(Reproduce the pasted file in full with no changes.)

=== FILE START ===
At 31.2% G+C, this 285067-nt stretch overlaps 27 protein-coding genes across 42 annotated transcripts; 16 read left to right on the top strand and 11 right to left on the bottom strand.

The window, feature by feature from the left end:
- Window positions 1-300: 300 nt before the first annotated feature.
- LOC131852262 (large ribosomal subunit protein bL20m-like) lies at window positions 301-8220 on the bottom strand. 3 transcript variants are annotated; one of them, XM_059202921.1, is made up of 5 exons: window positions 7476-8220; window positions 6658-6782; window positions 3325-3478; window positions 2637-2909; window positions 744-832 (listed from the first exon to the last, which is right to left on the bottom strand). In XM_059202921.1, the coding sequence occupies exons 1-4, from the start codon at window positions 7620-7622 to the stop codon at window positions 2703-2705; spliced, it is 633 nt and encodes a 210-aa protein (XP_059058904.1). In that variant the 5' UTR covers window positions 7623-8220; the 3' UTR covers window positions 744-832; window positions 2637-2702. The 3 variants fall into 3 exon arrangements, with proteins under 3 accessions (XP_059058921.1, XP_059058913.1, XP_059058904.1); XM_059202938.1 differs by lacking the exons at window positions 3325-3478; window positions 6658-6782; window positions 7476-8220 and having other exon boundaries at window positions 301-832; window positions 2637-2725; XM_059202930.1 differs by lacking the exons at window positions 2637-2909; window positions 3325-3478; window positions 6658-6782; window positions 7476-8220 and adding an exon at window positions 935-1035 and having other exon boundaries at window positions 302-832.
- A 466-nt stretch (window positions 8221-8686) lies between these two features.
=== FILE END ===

At 31.2% G+C, this 285067-nt stretch overlaps 27 protein-coding genes across 42 annotated transcripts; 16 read left to right on the top strand and 11 right to left on the bottom strand.

The window, feature by feature from the left end:
- Window positions 1-300: 300 nt before the first annotated feature.
- LOC131852262 (large ribosomal subunit protein bL20m-like) lies at window positions 301-8220 on the bottom strand. 3 transcript variants are annotated; one of them, XM_059202921.1, is made up of 5 exons: window positions 7476-8220; window positions 6658-6782; window positions 3325-3478; window positions 2637-2909; window positions 744-832 (listed from the first exon to the last, which is right to left on the bottom strand). In XM_059202921.1, the coding sequence occupies exons 1-4, from the start codon at window positions 7620-7622 to the stop codon at window positions 2703-2705; spliced, it is 633 nt and encodes a 210-aa protein (XP_059058904.1). In that variant the 5' UTR covers window positions 7623-8220; the 3' UTR covers window positions 744-832; window positions 2637-2702. The 3 variants fall into 3 exon arrangements, with proteins under 3 accessions (XP_059058921.1, XP_059058913.1, XP_059058904.1); XM_059202938.1 differs by lacking the exons at window positions 3325-3478; window positions 6658-6782; window positions 7476-8220 and having other exon boundaries at window positions 301-832; window positions 2637-2725; XM_059202930.1 differs by lacking the exons at window positions 2637-2909; window positions 3325-3478; window positions 6658-6782; window positions 7476-8220 and adding an exon at window positions 935-1035 and having other exon boundaries at window positions 302-832.
- A 466-nt stretch (window positions 8221-8686) lies between these two features.